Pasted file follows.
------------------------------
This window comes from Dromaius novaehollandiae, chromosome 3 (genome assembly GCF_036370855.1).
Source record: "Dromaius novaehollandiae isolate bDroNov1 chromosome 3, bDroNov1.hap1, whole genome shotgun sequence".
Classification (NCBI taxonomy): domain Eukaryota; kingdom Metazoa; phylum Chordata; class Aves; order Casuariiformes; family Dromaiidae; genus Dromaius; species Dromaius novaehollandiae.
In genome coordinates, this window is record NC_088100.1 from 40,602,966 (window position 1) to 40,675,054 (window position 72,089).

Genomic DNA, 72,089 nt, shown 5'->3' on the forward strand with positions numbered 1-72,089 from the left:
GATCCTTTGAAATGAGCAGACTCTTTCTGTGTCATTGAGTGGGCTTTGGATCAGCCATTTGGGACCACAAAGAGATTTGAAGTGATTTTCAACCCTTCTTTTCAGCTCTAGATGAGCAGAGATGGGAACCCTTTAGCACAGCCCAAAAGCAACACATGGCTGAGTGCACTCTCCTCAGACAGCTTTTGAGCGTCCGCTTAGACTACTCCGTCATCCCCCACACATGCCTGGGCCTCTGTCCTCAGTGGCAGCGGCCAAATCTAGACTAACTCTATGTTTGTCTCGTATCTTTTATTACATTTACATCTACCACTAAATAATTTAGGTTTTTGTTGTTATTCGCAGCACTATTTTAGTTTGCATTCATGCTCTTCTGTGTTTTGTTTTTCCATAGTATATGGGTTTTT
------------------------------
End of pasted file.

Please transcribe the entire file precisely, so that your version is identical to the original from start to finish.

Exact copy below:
This window comes from Dromaius novaehollandiae, chromosome 3 (genome assembly GCF_036370855.1).
Source record: "Dromaius novaehollandiae isolate bDroNov1 chromosome 3, bDroNov1.hap1, whole genome shotgun sequence".
Classification (NCBI taxonomy): domain Eukaryota; kingdom Metazoa; phylum Chordata; class Aves; order Casuariiformes; family Dromaiidae; genus Dromaius; species Dromaius novaehollandiae.
In genome coordinates, this window is record NC_088100.1 from 40,602,966 (window position 1) to 40,675,054 (window position 72,089).

Genomic DNA, 72,089 nt, shown 5'->3' on the forward strand with positions numbered 1-72,089 from the left:
GATCCTTTGAAATGAGCAGACTCTTTCTGTGTCATTGAGTGGGCTTTGGATCAGCCATTTGGGACCACAAAGAGATTTGAAGTGATTTTCAACCCTTCTTTTCAGCTCTAGATGAGCAGAGATGGGAACCCTTTAGCACAGCCCAAAAGCAACACATGGCTGAGTGCACTCTCCTCAGACAGCTTTTGAGCGTCCGCTTAGACTACTCCGTCATCCCCCACACATGCCTGGGCCTCTGTCCTCAGTGGCAGCGGCCAAATCTAGACTAACTCTATGTTTGTCTCGTATCTTTTATTACATTTACATCTACCACTAAATAATTTAGGTTTTTGTTGTTATTCGCAGCACTATTTTAGTTTGCATTCATGCTCTTCTGTGTTTTGTTTTTCCATAGTATATGGGTTTTT